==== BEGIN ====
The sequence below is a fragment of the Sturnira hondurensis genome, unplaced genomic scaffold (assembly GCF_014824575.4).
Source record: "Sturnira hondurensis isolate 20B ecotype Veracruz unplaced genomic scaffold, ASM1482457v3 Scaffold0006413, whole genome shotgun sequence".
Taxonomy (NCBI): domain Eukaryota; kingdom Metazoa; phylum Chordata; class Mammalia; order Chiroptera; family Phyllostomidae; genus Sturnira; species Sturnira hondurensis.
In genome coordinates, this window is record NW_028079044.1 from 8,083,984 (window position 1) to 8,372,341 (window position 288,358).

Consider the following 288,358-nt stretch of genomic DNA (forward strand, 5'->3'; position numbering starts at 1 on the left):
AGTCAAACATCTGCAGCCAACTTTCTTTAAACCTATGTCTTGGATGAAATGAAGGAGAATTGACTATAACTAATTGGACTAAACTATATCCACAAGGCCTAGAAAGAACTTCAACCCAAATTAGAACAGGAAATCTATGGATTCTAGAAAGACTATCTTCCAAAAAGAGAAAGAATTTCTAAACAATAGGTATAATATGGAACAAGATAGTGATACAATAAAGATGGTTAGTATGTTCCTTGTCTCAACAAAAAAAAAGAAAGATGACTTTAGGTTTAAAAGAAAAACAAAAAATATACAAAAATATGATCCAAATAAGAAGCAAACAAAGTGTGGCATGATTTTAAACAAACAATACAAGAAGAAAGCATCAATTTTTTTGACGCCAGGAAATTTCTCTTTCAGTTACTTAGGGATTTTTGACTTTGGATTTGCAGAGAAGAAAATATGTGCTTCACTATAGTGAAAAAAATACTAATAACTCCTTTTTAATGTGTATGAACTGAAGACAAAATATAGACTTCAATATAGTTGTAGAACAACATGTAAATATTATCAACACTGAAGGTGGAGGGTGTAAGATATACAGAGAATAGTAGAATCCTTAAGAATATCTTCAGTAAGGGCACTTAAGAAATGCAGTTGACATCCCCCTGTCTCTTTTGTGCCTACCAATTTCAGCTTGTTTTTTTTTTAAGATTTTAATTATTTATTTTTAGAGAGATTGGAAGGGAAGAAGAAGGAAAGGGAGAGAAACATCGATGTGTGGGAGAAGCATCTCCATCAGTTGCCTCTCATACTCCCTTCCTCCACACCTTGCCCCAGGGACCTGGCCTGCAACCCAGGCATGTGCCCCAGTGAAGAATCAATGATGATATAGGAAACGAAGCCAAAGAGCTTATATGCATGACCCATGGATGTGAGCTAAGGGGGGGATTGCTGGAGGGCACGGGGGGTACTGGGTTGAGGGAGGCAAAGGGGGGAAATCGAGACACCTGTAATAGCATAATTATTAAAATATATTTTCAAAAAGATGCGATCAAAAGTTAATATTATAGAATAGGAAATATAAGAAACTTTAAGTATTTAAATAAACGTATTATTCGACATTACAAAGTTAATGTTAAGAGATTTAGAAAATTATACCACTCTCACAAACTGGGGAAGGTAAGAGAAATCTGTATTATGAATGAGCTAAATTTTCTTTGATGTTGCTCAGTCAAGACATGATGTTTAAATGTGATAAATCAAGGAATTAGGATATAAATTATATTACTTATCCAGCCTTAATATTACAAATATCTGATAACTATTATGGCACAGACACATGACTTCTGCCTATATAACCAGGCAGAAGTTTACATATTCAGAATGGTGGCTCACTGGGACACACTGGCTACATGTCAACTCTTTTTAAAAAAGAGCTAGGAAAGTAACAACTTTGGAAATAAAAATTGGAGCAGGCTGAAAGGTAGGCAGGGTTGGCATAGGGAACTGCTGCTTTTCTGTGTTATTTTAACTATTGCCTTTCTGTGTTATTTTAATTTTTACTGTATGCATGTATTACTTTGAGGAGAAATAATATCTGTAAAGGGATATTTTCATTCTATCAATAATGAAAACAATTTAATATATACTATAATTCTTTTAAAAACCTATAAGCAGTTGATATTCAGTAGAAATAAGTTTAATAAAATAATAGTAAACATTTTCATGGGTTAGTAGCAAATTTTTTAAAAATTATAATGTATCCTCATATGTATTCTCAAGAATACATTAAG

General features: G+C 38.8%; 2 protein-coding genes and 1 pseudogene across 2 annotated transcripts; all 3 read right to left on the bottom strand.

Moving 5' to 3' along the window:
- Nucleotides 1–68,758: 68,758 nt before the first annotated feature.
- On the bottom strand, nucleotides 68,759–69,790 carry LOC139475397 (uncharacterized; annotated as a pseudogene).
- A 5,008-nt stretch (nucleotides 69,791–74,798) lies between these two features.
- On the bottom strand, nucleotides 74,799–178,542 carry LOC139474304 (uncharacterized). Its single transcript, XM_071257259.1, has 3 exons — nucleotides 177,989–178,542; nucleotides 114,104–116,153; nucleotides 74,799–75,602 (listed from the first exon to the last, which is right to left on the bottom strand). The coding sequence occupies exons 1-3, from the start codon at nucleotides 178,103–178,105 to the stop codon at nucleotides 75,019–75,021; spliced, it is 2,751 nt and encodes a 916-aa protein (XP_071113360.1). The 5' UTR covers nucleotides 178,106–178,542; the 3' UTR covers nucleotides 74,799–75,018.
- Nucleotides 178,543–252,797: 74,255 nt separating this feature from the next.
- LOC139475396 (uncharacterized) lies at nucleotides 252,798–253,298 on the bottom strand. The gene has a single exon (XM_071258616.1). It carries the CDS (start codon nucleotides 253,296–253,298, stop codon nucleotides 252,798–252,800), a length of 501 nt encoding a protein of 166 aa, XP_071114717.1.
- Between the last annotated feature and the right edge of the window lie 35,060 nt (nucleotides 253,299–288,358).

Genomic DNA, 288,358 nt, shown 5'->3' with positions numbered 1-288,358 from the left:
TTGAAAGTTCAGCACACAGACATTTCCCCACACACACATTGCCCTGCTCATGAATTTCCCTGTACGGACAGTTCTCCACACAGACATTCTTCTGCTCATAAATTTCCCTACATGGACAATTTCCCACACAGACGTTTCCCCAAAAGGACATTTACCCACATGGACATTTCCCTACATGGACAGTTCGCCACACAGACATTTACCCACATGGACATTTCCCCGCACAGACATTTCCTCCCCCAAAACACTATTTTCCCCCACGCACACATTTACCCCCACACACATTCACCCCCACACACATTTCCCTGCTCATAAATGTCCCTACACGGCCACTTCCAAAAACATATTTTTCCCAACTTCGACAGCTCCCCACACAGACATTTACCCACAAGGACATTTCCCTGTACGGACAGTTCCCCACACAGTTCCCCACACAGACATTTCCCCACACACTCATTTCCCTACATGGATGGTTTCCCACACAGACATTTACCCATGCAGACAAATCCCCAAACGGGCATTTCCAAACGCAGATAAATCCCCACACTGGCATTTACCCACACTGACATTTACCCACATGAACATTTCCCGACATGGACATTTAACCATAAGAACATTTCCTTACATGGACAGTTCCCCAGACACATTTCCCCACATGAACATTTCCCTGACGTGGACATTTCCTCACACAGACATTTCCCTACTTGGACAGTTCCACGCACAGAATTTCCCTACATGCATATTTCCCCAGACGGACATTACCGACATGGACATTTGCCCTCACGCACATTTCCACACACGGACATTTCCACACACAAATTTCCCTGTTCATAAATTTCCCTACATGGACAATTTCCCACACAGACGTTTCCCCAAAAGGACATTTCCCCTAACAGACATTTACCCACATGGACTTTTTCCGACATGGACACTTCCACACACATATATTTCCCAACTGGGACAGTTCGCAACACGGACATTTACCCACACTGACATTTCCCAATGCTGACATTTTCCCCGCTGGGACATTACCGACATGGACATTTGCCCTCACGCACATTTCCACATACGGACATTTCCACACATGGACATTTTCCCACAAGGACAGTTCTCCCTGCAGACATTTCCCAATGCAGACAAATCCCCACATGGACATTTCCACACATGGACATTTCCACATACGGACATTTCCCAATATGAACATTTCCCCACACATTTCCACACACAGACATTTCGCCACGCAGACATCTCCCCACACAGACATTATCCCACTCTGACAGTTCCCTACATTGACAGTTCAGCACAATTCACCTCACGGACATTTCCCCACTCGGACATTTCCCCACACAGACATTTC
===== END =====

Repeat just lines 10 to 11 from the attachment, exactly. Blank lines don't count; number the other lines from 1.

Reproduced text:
- On the bottom strand, nucleotides 68,759–69,790 carry LOC139475397 (uncharacterized; annotated as a pseudogene).
- A 5,008-nt stretch (nucleotides 69,791–74,798) lies between these two features.